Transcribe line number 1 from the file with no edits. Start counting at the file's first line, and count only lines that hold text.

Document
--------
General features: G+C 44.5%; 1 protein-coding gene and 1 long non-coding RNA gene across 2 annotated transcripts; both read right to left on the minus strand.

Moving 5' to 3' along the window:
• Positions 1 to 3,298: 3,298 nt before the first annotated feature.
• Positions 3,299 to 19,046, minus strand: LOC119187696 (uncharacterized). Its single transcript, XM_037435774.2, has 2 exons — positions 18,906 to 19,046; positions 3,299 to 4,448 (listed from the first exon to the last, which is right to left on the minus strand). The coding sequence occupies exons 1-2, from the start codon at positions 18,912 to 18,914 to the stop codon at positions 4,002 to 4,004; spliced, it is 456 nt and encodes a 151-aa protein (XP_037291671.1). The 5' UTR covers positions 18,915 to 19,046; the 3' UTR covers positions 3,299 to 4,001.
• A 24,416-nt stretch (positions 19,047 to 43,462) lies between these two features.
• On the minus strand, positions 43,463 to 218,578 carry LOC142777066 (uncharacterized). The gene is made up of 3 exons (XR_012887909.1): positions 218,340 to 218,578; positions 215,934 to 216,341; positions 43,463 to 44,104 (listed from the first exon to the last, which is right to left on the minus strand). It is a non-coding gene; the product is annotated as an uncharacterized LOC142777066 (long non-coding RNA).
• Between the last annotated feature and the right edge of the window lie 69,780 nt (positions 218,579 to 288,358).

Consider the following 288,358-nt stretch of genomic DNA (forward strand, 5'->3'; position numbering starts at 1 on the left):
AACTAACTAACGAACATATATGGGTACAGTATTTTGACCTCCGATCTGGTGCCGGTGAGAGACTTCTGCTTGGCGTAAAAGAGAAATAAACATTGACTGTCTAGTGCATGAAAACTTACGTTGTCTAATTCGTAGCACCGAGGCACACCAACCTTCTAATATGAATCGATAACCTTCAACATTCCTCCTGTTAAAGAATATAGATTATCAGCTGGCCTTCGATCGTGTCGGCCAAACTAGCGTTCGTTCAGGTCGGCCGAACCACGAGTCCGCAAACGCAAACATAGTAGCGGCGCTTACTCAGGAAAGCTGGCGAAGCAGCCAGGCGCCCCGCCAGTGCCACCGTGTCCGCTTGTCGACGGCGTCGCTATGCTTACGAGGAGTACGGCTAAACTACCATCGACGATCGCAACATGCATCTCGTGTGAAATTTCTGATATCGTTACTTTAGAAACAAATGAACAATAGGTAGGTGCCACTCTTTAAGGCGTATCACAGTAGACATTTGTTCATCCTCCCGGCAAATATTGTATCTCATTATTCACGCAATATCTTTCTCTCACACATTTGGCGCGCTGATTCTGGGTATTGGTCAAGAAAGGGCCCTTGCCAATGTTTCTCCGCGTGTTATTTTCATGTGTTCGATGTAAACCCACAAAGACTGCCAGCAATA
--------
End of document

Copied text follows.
General features: G+C 44.5%; 1 protein-coding gene and 1 long non-coding RNA gene across 2 annotated transcripts; both read right to left on the minus strand.